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1.3 Project Walkthrough

In this lesson we’ll set up the project that we’ll work on throughout most of the rest of the course. I’ll show you how to get the project files, how to open them locally, and how the project is set up.

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1.3 Project Walkthrough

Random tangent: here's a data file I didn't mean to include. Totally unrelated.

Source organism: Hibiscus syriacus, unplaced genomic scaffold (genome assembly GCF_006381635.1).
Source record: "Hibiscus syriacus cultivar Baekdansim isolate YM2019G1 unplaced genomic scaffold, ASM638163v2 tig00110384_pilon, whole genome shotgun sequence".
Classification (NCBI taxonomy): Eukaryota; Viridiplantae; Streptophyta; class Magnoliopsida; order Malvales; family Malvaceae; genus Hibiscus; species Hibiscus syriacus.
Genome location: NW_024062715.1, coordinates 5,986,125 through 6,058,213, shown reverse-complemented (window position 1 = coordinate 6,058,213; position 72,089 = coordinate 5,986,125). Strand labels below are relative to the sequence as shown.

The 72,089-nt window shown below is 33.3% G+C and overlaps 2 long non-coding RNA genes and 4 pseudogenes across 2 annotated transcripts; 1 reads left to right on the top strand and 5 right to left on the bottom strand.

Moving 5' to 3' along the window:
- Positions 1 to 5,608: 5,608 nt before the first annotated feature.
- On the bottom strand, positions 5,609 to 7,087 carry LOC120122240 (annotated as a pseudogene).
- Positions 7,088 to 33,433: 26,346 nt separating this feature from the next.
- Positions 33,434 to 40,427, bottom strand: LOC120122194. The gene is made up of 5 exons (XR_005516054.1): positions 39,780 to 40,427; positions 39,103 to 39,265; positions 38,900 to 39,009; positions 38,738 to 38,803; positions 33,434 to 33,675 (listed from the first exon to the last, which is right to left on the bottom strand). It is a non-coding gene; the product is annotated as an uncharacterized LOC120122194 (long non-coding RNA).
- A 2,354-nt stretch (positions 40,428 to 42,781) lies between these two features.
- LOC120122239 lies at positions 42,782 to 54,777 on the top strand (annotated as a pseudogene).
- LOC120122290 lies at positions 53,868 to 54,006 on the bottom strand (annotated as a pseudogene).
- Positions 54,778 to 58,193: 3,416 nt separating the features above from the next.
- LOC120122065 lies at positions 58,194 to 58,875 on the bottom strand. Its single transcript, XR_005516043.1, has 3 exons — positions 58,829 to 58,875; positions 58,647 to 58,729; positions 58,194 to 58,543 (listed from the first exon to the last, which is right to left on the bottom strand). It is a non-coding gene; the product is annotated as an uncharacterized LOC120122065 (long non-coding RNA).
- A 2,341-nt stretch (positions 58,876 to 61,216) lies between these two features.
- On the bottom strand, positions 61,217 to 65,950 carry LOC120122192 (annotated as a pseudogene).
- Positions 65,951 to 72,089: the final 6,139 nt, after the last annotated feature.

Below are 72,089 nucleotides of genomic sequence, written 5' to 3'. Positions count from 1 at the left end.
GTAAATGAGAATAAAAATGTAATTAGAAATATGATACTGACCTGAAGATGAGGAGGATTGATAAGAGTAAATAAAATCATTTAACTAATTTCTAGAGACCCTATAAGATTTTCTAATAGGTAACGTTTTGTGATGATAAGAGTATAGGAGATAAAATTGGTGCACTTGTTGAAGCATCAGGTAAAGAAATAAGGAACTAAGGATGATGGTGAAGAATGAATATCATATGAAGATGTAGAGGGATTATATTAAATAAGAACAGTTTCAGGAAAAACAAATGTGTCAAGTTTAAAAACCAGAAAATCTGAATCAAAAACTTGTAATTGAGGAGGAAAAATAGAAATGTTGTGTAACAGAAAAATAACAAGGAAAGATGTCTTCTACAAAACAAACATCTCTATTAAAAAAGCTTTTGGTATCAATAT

Here we are, back at the beer list that you saw on the left hand side of the screen during our last video. I am going to explain it now. Explain how I have he project set up, how you can download it and use it yourself. And then you can follow along with us as we edit it throughout most of the rest of this course. Easiest way is going to be going to GitHub. You should follow the link in the video notes, because, there is a chance it may change. Right now it's on my Github, but again, follow the link in the video notes. And once you get here, you don't have to know anything about Git or GitHub at all. This is just a place to hold code. If you want to clone it, because you know what Git is, you're welcome to. And if you don't, you can just click this Download ZIP button here, on the right side. And it will download all the files, and you'll just have to un-zip them, and then you'll be able to use them. So once you have that zip file downloaded and un-zipped, you can open up the folder. And inside there, you're going to see just a few files. So the index is what we really care about. So you can right-click on that and just say open with Google Chrome, or whatever browser you want to use. And so, that brings up our beer list as it is right now. The other file you're gonna want to open is this app js file, and that's gonna need to be opened in a text editor. So I use Sublime Text, if you don't have one you can go ahead and grab it. So at, here you can go ahead and download it for OS X. It also is available for Windows. So if you don't have a text editor, go ahead and grab this one. If you already have one that you like, then just go ahead and use it. So I'll be working in Sublime Text myself. And so, I can open up the index file here, too, just so that I can edit it if I need to, and, I can open by app js. There is a style sheet here, too. We're not gonna touch it in this course, I'm pretty sure. So you're welcome to play with it if you want but it's just there so we can have styles on our project. So if you look at this app js file, you'll see that we're doing a lot of things in here. We're basically just saving off a bunch of references to things that are in the HTML that we can use later on in the file. Then we use, something called low dash, which is similar to a library called underscore. I'm gonna go into this more later. But right now, all we're using it for is its templating. So, you pass .template,uh, just a template file, so it's a string of template code. And then you pass it some data and it will actually push that data into the template. We look at our index file here. We just got a little bit of HTML, some references to some style sheets, etc. And then we have some beer data that we're using in, in the application. And then we have this template here and all it does is loops over whatever it's given. It expects to be given some beer data. And then for each beer, it spits out an li tag with the beer's name, and then the ABV in parenthesis next to it. So that's why you're seeing all these beers here, in this data, in this list right here. The other main thing that we're doing, after we've loaded this up, is that we're adding an event listener to the click of this filters list. So here's some filters. Anytime someone clicks on this filter list we listen on that event. We're preventing the default, we're grabbing some data, and then we're going to go ahead and set some active classes on the filters. So that you know which one they clicked. And then, if the filter is all, we show all the beers. If it's domestic, we loop through and do a filter on domestic, import IPAs and ales, lagers and stouts. So we can see that in action. We've got our list here of all the beers, if I click on domestic, it changes to have an active state on the domestic filter. And then just shows the domestic beers. Ales will show, IPAs and regular ales, foggers, stouts, imports with the ABV next to it. And then, we can always go back to all. So, this is our project. This is somewhat simple and so we'll spend most of the rest of the course going through this code in AppJS. And just making tweaks to it, making it more functional and, I think, making it more maintainable and easy to read. So, in the next video, we'll get started on that by going through this file and changing it from being imperative as it is right now to being more declarative. And I'll explain what that means in that video

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